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  18. Revaluing the behaviorist ghost in enactivism and embodied cognition.Nikolai Alksnis & Jack Alan Reynolds - 2019 - Synthese 198 (6):5785-5807.
    Despite its short historical moment in the sun, behaviorism has become something akin to a theoria non grata, a position that dare not be explicitly endorsed. The reasons for this are complex, of course, and they include sociological factors which we cannot consider here, but to put it briefly: many have doubted the ambition to establish law-like relationships between mental states and behavior that dispense with any sort of mentalistic or intentional idiom, judging that explanations of intelligent behavior require reference (...)
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  19. Was There a Scientific ’68? Its Repercussion on Action Research and Mixing Methods.José Andrés-Gallego - 2018 - Arbor 194 (787):436: 1-10.
    The author asks whether there was a “scientific ‘68”, and focuses on aspects of two specific methodological proposals defined in the 1940s and 50s by the terms “action research” and “mixing methods”, applied particularly to social sciences. In the first, the climate surrounding the events of 1968 contributed to heightening the participative element to be found –by definition– in “action research”; that is: the importance of making the research subjects themselves participants in the design, execution and application of the study (...)
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  20. Effort and the Standard Story of Action.Michael Brent - 2012 - Philosophical Writings 40:19 - 27.
    In this paper, I present an alternative account of action that improves upon what has come to be known as the standard story. The standard story depicts actions as events that are caused by and made intelligible through the appropriate combinations of the agent’s beliefs, desires, decisions, intentions and other motivational factors. I argue that the standard story is problematic because it depicts the relation between the agent and their bodily actions as causally mediated by their motivational factors. On the (...)
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  21. Deploying Racist Soldiers: A critical take on the `right intention' requirement of Just War Theory.Nathan G. Wood - 2018 - Kriterion - Journal of Philosophy 32 (1):53-74.
    In a recent article Duncan Purves, Ryan Jenkins, and B. J. Strawser argue that in order for a decision in war to be just, or indeed the decision to resort to war to be just, it must be the case that the decision is made for the right reasons. Furthermore, they argue that this requirement holds regardless of how much good is produced by said action. In this essay I argue that their argument is flawed, in that it mistakes what (...)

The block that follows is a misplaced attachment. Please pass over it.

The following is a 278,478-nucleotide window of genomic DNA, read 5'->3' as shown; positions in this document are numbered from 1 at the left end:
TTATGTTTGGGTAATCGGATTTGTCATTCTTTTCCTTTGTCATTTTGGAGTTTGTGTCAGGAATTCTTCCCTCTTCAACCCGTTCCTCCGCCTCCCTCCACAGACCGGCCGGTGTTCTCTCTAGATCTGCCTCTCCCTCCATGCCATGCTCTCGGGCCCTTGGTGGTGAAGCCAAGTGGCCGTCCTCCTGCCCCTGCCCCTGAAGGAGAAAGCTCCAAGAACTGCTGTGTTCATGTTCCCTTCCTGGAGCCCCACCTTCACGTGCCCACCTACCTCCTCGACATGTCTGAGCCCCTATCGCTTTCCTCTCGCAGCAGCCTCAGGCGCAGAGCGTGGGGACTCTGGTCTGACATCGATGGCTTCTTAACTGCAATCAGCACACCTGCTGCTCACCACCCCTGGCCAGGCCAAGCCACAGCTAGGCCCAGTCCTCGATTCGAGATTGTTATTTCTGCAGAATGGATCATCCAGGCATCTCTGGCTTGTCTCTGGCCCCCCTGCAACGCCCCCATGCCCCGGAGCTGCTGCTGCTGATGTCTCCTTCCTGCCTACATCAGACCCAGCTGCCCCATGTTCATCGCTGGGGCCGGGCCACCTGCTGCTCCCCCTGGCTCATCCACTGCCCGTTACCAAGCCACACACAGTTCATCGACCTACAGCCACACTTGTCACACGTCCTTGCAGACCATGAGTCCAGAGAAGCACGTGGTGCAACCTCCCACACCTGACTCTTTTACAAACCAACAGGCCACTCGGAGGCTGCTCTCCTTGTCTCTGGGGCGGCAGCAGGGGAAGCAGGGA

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  22. You don't say! Lying, asserting and insincerity.Neri Marsili - 2017 - Dissertation, University of Sheffield
    This thesis addresses philosophical problems concerning improper assertions. The first part considers the issue of defining lying: here, against a standard view, I argue that a lie need not intend to deceive the hearer. I define lying as an insincere assertion, and then resort to speech act theory to develop a detailed account of what an assertion is, and what can make it insincere. Even a sincere assertion, however, can be improper (e.g., it can be false, or unwarranted): in the (...)
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  23. Can reason establish the goals of action? Assessing interpretations of Aristotle’s theory of agency.Juan Pablo Bermúdez - 2017 - Discusiones Filosóficas 18 (30):35-62.
    Scholarship on Aristotle’s theory of action has recently veered toward an intellectualist position, according to which reason is in charge of setting the goals of action. This position has recently been criticized by an anti-intellectualism revival, according to which character, and not reason, sets the goals of action. I argue that neither view can sufficiently account for the complexities of Aristotle’s theory, and suggest a middle way that combines the strengths of both while avoiding their pitfalls. The key problem for (...)
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  24. Lying by Promising. A study on insincere illocutionary acts.Neri Marsili - 2016 - International Review of Pragmatics 8 (2):271-313.
    This paper is divided into two parts. In the first part, I extend the traditional definition of lying to illocutionary acts executed by means of explicit performatives, focusing on promising. This is achieved in two steps. First, I discuss how the utterance of a sentence containing an explicit performative such as “I promise that Φ ” can count as an assertion of its content Φ . Second, I develop a general account of insincerity meant to explain under which conditions a (...)
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  25. What good is a diachronic will?Luca Ferrero - 2009 - Philosophical Studies 144 (3):403-430.
    There are two standard conceptions of the functioning of and rationale for the diachronic will, i.e., for an agent's capacity to settle on her future conduct in advance. According to the pragmatic-instrumentalist view, the diachronic will benefits us by increasing the long-term satisfaction of our rational preferences. According to the cognitive view, it benefits us by satisfying our standing desire for self-knowledge and self-understanding. Contrary to these views, I argue for a constitutive view of the diachronic will: the rationale for (...)